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Cholesterol Theories...What Causes High Cholesterol and Heart Disease?

What causes high cholesterol and heart disease

Does cholesterol information get you excited?! Me neither – or at least it didn't until I started researching about turmeric which led me to find all kinds of information about how cholesterol plaque is formed and what we can do about it.

FYI: Be sure to watch Dr. Lundell's video about why he thinks cholesterol isn't the real culprit causing heart disease. It's near the end of the article.

I highlighted the theories 1 and 2 to help you scan a bit easier.
 I started reading about monocytes turning into macrophages and about amino acids, and I could go on and on. Our bodies have all these systems in place that are silently fighting a little war inside us trying their best to keep us healthy.
We don't see those systems or feel this war taking place, so we go about our daily lives counteracting those constant miracles and making it harder for our bodies to win that war. Basically, we're fighting a battle against ourselves where when we lose, we end up with diseases like high blood pressure, high cholesterol levels, heart disease, and diabetes.

CHOLESTEROL THEORY 1: The Standard/Old Theory

Cholesterol is measured in three ways: total cholesterol, HDL and LDL (Lousy Cholesterol). In my eBook, Lower Blood Pressure Fast!, what you are looking for in the way of measurements is explained so I won't go into it here, but instead will talk about the plaque involved in cholesterol. Just know that the HDL is the good stuff that you want to have. It's like a little broom sweeping up after the LDL in your arteries.
cholesterol plaque buildup in an arteryIf you are a visual person and want to actually see why plaque makes such a difference, be sure to read farther down where you'll find a video of the buildup of plaque in a heart attack victim.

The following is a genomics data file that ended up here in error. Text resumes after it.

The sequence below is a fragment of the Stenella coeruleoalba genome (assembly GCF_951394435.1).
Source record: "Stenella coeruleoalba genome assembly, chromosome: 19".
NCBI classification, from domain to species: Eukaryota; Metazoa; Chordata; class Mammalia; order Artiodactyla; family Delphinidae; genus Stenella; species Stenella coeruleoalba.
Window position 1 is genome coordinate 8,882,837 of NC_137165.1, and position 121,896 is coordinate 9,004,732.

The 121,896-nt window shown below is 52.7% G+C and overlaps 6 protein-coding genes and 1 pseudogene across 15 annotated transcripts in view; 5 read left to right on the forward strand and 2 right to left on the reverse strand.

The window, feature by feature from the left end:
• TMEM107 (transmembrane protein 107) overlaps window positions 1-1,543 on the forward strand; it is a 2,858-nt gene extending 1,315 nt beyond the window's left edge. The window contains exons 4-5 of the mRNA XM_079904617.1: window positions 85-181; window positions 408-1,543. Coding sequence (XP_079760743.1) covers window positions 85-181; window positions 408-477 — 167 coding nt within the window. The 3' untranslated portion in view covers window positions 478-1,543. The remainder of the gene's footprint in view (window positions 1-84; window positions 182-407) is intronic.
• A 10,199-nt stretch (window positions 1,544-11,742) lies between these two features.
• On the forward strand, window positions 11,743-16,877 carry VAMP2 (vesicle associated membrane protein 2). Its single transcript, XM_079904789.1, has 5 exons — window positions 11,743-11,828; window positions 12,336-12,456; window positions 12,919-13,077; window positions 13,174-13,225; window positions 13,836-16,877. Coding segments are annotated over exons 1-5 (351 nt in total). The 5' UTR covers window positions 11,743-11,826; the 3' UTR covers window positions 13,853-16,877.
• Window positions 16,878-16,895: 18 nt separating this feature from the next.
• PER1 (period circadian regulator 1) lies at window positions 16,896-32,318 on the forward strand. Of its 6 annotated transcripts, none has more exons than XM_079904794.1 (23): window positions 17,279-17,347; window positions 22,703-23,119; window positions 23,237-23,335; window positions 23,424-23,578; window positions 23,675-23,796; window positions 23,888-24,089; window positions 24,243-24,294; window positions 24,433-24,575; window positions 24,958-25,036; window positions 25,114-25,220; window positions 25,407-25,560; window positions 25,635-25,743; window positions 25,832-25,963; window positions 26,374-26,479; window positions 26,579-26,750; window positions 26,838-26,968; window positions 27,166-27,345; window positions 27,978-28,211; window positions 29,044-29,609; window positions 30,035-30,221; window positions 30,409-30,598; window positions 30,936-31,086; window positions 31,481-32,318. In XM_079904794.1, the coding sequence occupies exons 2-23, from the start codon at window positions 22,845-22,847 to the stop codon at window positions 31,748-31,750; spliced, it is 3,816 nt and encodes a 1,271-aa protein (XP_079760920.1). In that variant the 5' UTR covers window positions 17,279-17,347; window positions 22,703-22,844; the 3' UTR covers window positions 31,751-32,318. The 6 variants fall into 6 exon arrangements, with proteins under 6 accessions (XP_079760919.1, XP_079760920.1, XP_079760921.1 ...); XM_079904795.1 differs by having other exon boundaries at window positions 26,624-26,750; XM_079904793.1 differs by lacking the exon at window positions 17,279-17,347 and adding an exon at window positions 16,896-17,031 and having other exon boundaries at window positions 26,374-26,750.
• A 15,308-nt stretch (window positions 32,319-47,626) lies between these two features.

LDL (lousy) cholesterol reacts with free radicals in your body which creates oxidation of your blood. 
When that happens, the LDL cholesterol goes to the inner lining of arteries which is called the endothelium
This lining is normally smooth. Too much of the LDL flowing through your arteries can damage that lining.

Macrophages Function: Like PacMan Cells in Your Blood

Ok. Now picture a bunch of hungry little cells called macrophages going through your body trying to keep you healthy & healing wounds. After reading about them, I think of them kind of like PacMan cells. (I think I just gave away my age there!)
These macrophages are formed originally from a group of white blood cells called monocytes.  When a wound or something in your body needs to be healed, the macrophages search out the bad guys that are trying to do harm to your body.
Similar to a chameleon, macrophages modify themselves to fill the bill of what is needed to do the healing. In the case we're talking about here, it's the LDL cholesterol.
The term macrophage comes from macro (the Greek term for big) and phage (Greek word meaning eat). 
My dad would be proud right now because I'm explaining something using a Greek definition! (He was a Greek professor at Pittsburgh Theological Seminary). 
 Anyway – doesn't that remind you of little PacMan cells?

PacMan Cell Buildup Not a Good Thing!

Along with the macrophages accumulating on the damaged artery lining are more LDL & other lipids. NYU Langone Medical Center published a study on January 8, 2012 in Nature Immunology where they discovered that the macrophages secrete a molecule called netrin-1.
The netrin-1 immobilizes the macrophages, thus combining with accumulating LDL. The buildup of both of these begins causing inflammation response in the body. 
Plaque can be either lipid (fatty) or fibrous.
Unfortunately, when the macrophages and the netrin-1 secretions combine with the LDL cholesterol, the kind of plaque that is formed tends to be lipid with a smaller fibrous cap.
Recent studies at John Hopkins University in Maryland have shown that the soft, lipid plaque is more unstable than the fibrous plaque and is more likely to break off and cause a heart attack or stroke. 

That makes sense if you imagine the difference in strength between soft tissue hanging on to your arteries while in blood's flow vs stronger fibrous tissue.